It’s been an interesting week for the cat juggler — new cell phone, new car (new to me, anyway), new piano (also new to me. I should say it’s new to the budding pianoer in the family, Johnsonette, who is 6).
No more Tracfone for this cat juggler, don’t you know — my new cell phone has one of those 200 prefixes, and things are going to happen to me now. The only call I’ve received so far was a wrong number.
“What did you pay for your car?” a family friend named Mrs. Johnson axed me.
That was a rather personal question, don’t you think? Just because I once axed her “what did you pay for your house,” Mrs. Johnson apparently thought it was open season on personal questions. I wonder what Mr. Johnson would think of his wife’s impertinent question?
Speaking of some people, gather round, fans. I have a story to tell. I’m not going to reveal many specifics — not even the gender of the subject of this story — to preserve lives and protect the guilty. Now Johnson, if you’re reading this and think it’s about you, naw, it’s about one ’them other Johnsons.
I’ll tell it this way. One day, another person named Johnson entered a business. Johnson was very angry — angry, I tell you, shouting at people, shouting so loud, I thought a volcano was errupting.
This was one irrational Johnson, don’t you know, and as the situation was explained to me later, a non-issue had lit Johnson’s very short fuse.
I found it remarkable that the people Johnson was yelling at remained calm, and simply looked at Johnson, looking a little sad but giving no response that I could hear. I guess Johnson finally got tired of shouting and went away.
Had I been the object of Johnson’s wrath, what would I have done? Simply took it, like the two shoutees did? Shouted back? Resorted to sarcasm, saying, “Why, that’s terrible, don’t you know! I’m so sorry this awful thing has happened to you”? I’m afraid it would have been one of the latter two choices.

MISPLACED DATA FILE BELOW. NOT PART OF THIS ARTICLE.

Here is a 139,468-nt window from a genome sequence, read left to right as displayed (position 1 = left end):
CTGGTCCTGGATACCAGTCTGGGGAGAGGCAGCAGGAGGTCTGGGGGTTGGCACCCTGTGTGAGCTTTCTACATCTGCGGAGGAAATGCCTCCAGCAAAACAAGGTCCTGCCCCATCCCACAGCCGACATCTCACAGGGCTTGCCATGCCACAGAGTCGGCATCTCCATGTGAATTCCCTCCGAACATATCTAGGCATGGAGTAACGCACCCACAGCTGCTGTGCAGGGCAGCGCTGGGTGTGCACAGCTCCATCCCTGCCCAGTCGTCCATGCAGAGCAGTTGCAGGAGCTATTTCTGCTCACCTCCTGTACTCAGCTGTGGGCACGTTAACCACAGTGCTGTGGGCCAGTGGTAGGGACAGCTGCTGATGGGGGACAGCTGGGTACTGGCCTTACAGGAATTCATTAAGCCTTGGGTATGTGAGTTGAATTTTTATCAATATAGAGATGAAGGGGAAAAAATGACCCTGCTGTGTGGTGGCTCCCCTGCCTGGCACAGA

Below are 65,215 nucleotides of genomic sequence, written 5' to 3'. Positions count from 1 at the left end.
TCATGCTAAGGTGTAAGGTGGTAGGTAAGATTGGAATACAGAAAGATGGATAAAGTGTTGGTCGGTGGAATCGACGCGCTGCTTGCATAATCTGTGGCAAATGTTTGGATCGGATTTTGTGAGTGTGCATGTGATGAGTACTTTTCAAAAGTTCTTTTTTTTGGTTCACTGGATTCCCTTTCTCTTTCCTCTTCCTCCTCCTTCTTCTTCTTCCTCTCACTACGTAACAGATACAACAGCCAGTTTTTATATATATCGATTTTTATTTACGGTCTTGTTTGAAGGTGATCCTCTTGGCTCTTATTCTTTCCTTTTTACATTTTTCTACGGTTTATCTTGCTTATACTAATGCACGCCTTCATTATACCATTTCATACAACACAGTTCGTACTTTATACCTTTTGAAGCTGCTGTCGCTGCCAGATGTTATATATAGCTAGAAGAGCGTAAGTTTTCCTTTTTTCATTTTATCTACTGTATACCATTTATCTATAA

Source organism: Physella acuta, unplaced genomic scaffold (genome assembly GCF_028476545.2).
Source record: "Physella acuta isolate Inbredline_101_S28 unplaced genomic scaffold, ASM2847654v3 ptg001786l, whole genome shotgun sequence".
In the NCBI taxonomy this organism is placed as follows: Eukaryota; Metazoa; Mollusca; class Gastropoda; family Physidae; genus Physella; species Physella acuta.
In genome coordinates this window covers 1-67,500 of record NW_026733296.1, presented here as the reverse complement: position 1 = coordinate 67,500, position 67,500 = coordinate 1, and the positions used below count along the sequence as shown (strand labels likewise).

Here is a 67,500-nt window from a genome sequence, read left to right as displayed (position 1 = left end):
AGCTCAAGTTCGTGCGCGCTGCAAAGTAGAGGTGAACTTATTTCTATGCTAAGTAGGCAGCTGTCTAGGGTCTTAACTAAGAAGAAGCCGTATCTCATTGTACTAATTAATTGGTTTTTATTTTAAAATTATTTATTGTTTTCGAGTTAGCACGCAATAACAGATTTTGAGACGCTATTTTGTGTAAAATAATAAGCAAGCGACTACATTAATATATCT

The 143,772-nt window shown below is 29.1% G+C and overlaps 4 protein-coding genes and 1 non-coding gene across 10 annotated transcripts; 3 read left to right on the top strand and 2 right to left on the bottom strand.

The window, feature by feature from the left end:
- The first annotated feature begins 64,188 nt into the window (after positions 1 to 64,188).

The two shoutees, however, exhibited the more mature choice. It doesn’t accomplish anything when a couple of hotheads start going at it, one of the shoutees explained. Isn’t that the truth?
Now, I am not a hothead (nor do I play one on TV), but I have occasionally been pushed to the edge of sanity by a maniac. If I can remain calm, I’m always glad I did. If I get exercised, I always regret it.
Let me tell you another story. At my old paper in Illinois, I took a call from a woman who complained that her particular organization’s event hadn’t had enough advance publicity in the paper. I disagreed, and while I didn’t shout, you might say I bristled. I think I said something like, “No matter what we do for you people, it’s never enough. You’re still not happy.”
She suddenly began crying. “I’ve offended you,” she said.
“No, no. It’s all right,” I sputtered, feeling instantly calmer and somewhat embarrassed.
“I’m not well. I’ve got MS,” she said, falling utterly apart.
Oh, great, I thought.
Of all the people I decided to pick a fight with, it had to be a lady with an illness. What might I have done differently? I don’t know, but that incident haunted me for a good while, don’t you know.
Sometimes people get mighty interesting when they want something from, or in, their local paper, apparently eager to pick fights for no good reason.
When I worked at the Temple paper, I took a call from a Dr. Johnson, who wanted to make sure a press release about some award he’d gotten for saving humanity — or something like that — got published.
I guess my assurances that it would get in the paper weren’t enough. Considering all the other “crap” we put in the paper, Dr. Johnson snapped, we’d better be honkin’ sure we got his important news in, he demanded. I had never suggested otherwise.
“Am I gonna have to call Sue?” he asked, referring to the publisher, who as far as I know was not on a first-name basis with anyone at the paper.
Was this some kind of test? Hey, was this one of those mystery press releases — you know, like a mystery shopper?
I managed to remain calm, but only because I didn’t want to get yanked into “Sue’s” office for popping off to Dr. Johnson, who was obviously part of her sphere of influence.
No matter what my motivation might have been at the time, to this day, I feel good about keeping cool.
But I do wish I’d said, “Hey doc! My head hurts when I do this! (sound of hand smacking head). Couldja take a look at it?”
Steve Nash writes his column for the Brownwood Bulletin on Thursdays. He may be reached by e-mail at firstname.lastname@example.org.